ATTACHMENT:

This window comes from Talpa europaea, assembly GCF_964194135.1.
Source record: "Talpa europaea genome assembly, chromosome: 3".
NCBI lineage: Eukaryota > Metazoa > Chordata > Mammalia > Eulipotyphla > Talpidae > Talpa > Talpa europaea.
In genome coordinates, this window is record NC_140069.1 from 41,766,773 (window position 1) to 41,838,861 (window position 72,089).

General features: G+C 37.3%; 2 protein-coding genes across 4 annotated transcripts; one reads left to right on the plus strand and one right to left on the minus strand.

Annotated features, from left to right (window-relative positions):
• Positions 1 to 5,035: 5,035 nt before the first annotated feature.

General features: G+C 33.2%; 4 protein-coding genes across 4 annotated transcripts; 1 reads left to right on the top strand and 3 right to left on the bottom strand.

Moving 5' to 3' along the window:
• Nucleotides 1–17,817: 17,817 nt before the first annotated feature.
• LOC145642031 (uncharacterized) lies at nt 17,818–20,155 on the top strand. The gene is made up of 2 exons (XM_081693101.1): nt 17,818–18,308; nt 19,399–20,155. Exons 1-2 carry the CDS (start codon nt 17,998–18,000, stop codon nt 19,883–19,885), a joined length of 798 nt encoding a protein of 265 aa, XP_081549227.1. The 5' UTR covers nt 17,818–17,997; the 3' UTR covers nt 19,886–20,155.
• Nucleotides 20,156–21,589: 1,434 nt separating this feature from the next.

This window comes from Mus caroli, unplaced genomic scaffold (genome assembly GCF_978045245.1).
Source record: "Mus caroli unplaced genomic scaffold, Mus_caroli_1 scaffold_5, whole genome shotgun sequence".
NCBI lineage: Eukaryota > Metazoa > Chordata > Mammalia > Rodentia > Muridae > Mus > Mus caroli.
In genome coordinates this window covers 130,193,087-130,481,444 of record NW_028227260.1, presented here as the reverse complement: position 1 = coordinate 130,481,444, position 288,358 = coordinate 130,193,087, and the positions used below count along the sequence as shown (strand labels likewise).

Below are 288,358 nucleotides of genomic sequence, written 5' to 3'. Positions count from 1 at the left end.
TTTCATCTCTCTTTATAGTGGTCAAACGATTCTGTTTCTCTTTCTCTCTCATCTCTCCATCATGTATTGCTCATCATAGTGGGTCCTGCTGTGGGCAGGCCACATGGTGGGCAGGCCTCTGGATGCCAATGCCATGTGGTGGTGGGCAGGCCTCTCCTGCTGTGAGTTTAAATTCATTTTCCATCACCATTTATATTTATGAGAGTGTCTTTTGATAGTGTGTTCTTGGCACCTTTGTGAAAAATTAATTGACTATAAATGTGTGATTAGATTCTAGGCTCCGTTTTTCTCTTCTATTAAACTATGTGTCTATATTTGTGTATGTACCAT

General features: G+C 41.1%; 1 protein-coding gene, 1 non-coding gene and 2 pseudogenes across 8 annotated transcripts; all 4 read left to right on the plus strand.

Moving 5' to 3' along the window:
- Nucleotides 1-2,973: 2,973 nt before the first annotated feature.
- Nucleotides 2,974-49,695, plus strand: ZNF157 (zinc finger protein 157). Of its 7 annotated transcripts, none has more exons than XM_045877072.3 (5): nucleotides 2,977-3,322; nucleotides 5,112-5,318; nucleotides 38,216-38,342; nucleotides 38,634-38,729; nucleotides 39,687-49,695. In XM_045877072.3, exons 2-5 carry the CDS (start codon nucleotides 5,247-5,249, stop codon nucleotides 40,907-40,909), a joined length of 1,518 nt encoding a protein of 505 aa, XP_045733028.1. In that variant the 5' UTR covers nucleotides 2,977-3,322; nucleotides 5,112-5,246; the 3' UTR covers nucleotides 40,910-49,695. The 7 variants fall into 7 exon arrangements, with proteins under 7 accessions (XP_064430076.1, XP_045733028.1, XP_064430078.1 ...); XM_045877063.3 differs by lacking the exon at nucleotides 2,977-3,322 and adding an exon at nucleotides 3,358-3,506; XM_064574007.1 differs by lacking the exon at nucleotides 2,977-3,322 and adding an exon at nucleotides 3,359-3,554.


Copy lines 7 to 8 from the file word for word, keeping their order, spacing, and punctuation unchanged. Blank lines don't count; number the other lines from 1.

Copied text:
• Positions 1 to 5,035: 5,035 nt before the first annotated feature.

General features: G+C 33.2%; 4 protein-coding genes across 4 annotated transcripts; 1 reads left to right on the top strand and 3 right to left on the bottom strand.